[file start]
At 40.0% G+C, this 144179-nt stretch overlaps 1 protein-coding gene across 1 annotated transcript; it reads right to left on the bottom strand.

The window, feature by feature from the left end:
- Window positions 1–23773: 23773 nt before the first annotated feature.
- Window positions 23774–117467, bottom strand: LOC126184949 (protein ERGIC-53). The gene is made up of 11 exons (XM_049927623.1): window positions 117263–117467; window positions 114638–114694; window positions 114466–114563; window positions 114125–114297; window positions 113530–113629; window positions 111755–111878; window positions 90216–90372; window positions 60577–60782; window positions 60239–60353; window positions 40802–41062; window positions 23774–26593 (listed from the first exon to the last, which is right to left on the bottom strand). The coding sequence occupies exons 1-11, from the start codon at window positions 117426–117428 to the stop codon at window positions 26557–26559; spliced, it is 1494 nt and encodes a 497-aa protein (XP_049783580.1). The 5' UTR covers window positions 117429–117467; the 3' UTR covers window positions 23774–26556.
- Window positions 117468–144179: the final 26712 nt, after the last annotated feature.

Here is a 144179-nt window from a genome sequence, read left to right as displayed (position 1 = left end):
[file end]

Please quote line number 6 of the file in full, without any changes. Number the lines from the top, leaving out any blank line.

Here is a 144179-nt window from a genome sequence, read left to right as displayed (position 1 = left end):